A remotely-tuned small loop antenna, also called a magnetic loop antenna, is a solution that can work well. The small loop can be located in an electrically non-noisy location. A smaller coupling loop serves as an impedance transformer that matches the antenna's impedance to the 50-ohm coaxial cable. The coupling loop has an important benefit: it galvanically isolates the loop antenna from the feedline and has a high rejection of common-mode noise conducted on the outside of the coaxial cable shield, meaning that noise picked up on the indoor coaxial cable run is effectively blocked from reaching the antenna and the receiver. Some care needs to be taken in the remote tuning arrangement; for example, if a varactor is used, then the DC control lines that supply the varactor reverse bias must be heavily isolated from the loop's resonant circuit (using high-value chokes or resistors), or else any RF or AF noise picked up by the control cables will modulate the varactor control voltage which can lead to distortion of incoming signals. The disadvantage of the remotely-tuned small loop antenna is that it must be constantly retuned to the reception frequency. With a regenerative receiver, this means tuning requires operation of at least three controls: antenna tuning, main tuning, and regeneration. Another disadvantage is that the tuned loop antenna typically requires an isolating RF amplifier stage ahead of the regenerative detector to prevent unwanted interaction between the loop antenna's high-Q LC resonant tank and the regenerative detector's high-Q LC tank. Furthermore, although the regenerative detector itself can run off of low power and low voltage, it is difficult to design a well-performing isolating RF amplifier (exhibiting both gain and low distortion) that runs off of low power and low voltage, thus requiring higher voltages and higher power consumption if an RF amplifier is desired.

Active low-impedance untuned small loop antenna


A remotely-located, active, untuned loop antenna, such as the M0AYF design, can work very well as it requires no separate RF ground (being a balanced design), and uses a low-impedance amplifier, making it possible to choke off common-mode noise. The only disadvantage of this solution is that it requires significant power to achieve acceptable sensitivity and IMD performance, which detracts from the minimalist appeal of low-power operation possible with regenerative detectors.

Remote control: A simple and adequate solution


In order to maintain the low circuit complexity and low power consumption of the regenerative receiver design, while simultaneously allowing remote placement of the antenna in a non-noisy location, the following design decisions were made:

  1. to use a high-impedance whip antenna connected directly to the regenerative detector's LC tank,
  2. to locate the regenerative detector in a non-noisy location, and
  3. to use a remote-control cable to operate regenerative detector from a comfortable operating position.
This design requires no impedance matching between the antenna and the detector, and also requires no additional power as would be required by an active antenna.

As mentioned earlier, an alternative but equally simple solution is to eliminate the whip antenna and make the LC tank's inductor a large-diameter air-core solenoidal inductor, allowing the tank's inductor to act directly as a tuned loop antenna. The remote control of the regenerative detector is essential to allowing this simple solution to be practical in a noisy urban environment.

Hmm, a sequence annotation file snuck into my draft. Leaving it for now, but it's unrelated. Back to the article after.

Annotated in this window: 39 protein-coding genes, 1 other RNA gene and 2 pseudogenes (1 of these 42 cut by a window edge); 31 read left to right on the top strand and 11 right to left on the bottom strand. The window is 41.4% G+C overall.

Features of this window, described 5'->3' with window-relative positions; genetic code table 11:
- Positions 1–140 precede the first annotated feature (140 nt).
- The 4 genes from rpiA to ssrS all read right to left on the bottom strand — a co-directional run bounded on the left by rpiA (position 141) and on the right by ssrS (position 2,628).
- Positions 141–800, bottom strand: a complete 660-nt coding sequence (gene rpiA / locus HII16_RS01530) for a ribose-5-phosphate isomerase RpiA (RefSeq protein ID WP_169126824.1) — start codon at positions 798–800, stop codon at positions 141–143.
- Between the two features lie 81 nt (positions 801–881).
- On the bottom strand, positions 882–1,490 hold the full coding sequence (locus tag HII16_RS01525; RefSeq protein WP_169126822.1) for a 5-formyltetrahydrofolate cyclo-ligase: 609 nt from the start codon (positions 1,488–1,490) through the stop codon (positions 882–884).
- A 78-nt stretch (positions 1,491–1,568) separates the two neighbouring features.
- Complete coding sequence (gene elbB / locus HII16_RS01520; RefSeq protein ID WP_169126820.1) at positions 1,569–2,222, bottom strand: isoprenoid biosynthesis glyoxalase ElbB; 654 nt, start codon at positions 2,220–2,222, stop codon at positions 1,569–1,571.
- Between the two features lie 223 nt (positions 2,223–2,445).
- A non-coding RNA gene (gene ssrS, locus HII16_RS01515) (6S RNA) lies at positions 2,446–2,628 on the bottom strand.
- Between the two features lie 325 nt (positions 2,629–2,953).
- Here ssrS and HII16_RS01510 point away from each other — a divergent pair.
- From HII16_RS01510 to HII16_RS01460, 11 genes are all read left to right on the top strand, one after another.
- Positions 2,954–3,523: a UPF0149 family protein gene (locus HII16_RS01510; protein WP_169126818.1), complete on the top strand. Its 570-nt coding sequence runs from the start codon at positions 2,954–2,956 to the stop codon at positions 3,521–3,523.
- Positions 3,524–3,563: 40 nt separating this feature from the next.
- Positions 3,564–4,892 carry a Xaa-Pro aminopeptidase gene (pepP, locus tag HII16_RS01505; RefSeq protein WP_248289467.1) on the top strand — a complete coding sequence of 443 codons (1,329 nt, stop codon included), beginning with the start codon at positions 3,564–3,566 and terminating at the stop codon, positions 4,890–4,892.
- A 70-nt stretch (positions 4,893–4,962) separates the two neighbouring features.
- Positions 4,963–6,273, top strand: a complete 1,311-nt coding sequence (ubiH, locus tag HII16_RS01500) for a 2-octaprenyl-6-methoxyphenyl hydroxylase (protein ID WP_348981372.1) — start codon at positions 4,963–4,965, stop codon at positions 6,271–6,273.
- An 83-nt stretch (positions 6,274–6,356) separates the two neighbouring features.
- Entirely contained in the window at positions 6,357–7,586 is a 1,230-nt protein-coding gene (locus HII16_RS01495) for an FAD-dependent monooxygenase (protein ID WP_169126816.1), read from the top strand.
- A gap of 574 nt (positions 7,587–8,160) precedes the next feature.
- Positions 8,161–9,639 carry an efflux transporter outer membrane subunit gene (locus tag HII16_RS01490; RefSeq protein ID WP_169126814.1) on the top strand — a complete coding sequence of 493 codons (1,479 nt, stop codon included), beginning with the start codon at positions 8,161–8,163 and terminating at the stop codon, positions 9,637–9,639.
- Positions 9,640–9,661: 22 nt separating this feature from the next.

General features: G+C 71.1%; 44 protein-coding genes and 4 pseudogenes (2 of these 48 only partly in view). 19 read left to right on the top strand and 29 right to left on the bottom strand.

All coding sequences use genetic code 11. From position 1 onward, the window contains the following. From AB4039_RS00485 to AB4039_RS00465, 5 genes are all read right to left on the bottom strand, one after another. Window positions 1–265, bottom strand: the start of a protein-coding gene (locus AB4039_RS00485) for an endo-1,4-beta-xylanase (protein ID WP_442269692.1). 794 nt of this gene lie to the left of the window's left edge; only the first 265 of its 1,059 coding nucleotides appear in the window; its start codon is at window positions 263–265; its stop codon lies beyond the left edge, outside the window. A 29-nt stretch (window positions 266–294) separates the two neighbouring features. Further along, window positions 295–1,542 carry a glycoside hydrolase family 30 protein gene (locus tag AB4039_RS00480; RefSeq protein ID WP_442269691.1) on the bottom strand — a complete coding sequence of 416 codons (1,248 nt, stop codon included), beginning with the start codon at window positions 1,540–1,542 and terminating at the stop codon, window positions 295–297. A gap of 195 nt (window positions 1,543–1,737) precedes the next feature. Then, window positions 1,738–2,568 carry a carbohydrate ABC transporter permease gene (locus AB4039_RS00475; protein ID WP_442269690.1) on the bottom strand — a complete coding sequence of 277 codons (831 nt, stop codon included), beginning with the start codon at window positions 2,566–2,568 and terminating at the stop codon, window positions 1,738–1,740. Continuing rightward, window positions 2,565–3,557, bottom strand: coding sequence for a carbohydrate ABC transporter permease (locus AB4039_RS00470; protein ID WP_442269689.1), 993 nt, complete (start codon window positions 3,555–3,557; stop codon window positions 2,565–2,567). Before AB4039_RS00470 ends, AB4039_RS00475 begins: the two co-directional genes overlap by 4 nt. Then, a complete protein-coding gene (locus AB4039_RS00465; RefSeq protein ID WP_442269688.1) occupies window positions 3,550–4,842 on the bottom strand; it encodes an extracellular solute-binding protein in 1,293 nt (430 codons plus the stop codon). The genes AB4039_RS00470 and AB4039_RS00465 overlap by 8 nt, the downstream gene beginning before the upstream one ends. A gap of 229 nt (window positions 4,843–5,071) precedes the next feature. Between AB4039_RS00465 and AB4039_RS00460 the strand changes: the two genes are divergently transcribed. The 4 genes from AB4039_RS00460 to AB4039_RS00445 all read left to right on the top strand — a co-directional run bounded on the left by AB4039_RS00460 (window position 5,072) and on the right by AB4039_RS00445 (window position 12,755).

Remote controlled design


The easiest way to achieve remote control of a regenerative receiver is by using DC control voltages. The circuit must allow voltage control of tuning and regeneration. Then, the DC control voltages can be sent over a long control cable, with the potentiometers controlling the voltages being located at a convenient operating position. When designing the control cable wiring, it is essential to avoid ground loops and to have adequate RF and AF bypassing on the control lines to prevent any noise on the control cable from reaching the regenerative detector.

For remote control of tuning, the obvious choice is a varactor. For remote control of regeneration, it was decided to alter the regenerative detector's supply voltage. Both of these remote control schemes allow heavy RF and AF bypassing of the DC control lines for high noise immunity.

Other design parameters


Other parameters desired for the receiver design included:

  • Use of a DC-grounded inductor. Grounding the inductor is important to prevent low-frequency noise coupled into the inductor from reaching the rest of the circuit. The easiest way to achieve this is to have the inductor grounded at DC. (Some oscillator topologies such as the Vackar have the inductor floating, which requires use of a choke to keep the inductor floating at RF but grounded for low-frequency noise.) 
  • Use of a two-terminal inductor without a tap or a tickler winding. This allows ease of inductor construction, particularly if a large-diameter solenoidal coil is used as a loop antenna.
  • Fractional coupling of the active device to the LC tank. The active device should not be connected directly to the top of the LC tank, but instead should be connected to a lower-impedance point to avoid loading of or frequency-shifting of the tank by the active device's parasitic capacitances. Since the previous design parameter precludes use of a tapped coil or a link winding, the only way to achieve fractional coupling is to use a capacitive tap on the LC tank.
  • No use of radio frequency chokes. Radio frequency chokes can have low Q and care needs to be taken during circuit design with regard to the choke's self-resonant frequency. To avoid these issues completely, the design should avoid the use of chokes entirely.